What Are Probiotics?
The body is full of both good and bad bacteria. Probiotics are live microbial food supplements that are considered the ‘good bacteria’ that keep the gut healthy. They are widely found in food products that have “live cultures.” These organisms can pass through the stomach and the small bowel and retain viability.
Probiotics naturally occur in the following foods:
- Yogurt (dairy, soy, almond and coconut based)
- Kefir, a dairy-based drink
- Soy milk and soy products
- Kombucha, a fermented tea
- Miso and miso soup
Probiotics also come in supplement form:
- This is perhaps the most well-known supplement, a predecessor to multi-strain probiotics. Also known as Lactobacillus acidophilus, or L. acidophilus, this strain of probiotic has been popular in treating common issues such as diarrhea and yeast and vaginal infections. It comes in capsules, powders and fluids.
- Probiotics capsule. There are many brands that boast having Acidophilus and many more strains of probiotic. These supplements claim to have billions of CFUs (colony forming units). A probiotic that has multiple strains and delivers at least a billion CFUs is considered adequate. (For children the dosing is lower, so check with a pediatrician.)
- Drinks and powdered drinks. There are many probiotics in drink form that deliver the live bacteria and yeasts that are good for your health, especially your digestive system. The can be found in health food stores and supermarkets, as well as in packet form that can be mixed with water.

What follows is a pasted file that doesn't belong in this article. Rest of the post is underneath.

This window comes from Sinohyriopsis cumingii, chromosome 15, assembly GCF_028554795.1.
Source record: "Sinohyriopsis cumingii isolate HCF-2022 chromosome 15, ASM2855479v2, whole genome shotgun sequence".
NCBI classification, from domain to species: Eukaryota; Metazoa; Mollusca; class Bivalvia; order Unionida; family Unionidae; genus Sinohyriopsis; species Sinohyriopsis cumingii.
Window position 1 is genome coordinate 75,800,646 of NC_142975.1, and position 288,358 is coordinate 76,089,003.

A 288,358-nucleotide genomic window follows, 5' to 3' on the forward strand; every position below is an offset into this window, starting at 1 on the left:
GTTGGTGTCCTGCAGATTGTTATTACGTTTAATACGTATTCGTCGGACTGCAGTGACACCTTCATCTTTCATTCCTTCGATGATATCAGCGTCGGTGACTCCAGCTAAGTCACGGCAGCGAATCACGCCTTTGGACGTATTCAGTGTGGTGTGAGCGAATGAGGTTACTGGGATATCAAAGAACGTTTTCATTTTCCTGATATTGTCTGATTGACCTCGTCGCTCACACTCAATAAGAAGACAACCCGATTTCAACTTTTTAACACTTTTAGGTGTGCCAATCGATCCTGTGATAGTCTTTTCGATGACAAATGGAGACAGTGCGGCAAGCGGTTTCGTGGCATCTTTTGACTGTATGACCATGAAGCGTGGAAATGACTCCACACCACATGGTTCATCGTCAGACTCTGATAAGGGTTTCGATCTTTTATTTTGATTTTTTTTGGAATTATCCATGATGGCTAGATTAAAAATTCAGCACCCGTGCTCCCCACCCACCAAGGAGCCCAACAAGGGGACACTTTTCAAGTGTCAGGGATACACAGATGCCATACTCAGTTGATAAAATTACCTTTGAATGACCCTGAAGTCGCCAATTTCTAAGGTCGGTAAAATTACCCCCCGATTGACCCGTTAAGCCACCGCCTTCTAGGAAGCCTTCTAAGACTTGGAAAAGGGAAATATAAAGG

- There are chewable, and chewy, forms of probiotics for adults and children. They even make some for dogs.
Although there is still a great deal of research needed to assess the true power of probiotics, many consumers use them. With painkiller addiction statistics being so overwhelming, people are searching for alternative ways to complement their health care needs. Always consult with your doctor about the best approach for your health.
“Oral Probiotics Can Resolve Urogenital Infections” – Wiley Online Library
“Probiotics and Prebiotics” – American Society for Microbiology
“Therapeutic manipulation of the enteric microflora in inflammatory bowel diseases: antibiotics, Probiotics, and prebiotics” – Science Direct
“Targeting the Human Microbiome With Antibiotics, Probiotics, and Prebiotics: Gastroenterology Enters the Metagenomics Era” – Science Direct
“Modification of the Intestinal Microflora Using Probiotics and Prebiotics” – Taylor & Francis Online
“Immune System Stimulation by Probiotic Microorganisms” – Taylor & Francis Online
“Probiotics and Prebiotics: Can Regulating the Activities of Intestinal Bacteria Benefit Health?” – National Center for Biotechnology Information (NCBI)
“Symbiotic Modulation of Gut Flora: Patients with Cirrhosis” – PubMed.gov
“How Many CFUs Needed?” – ConsumerLab.com
“Probiotics in Children” – Science Direct
“Beneficial Effects of a Probiotic VSL#3 on Parameters of Liver Dysfunction in Chronic Liver Diseases” – Journal of Clinical Gastroenterology
“America’s Addiction to Opioids: Heroin and Prescription Drug Abuse” – National Institute on Drug Abuse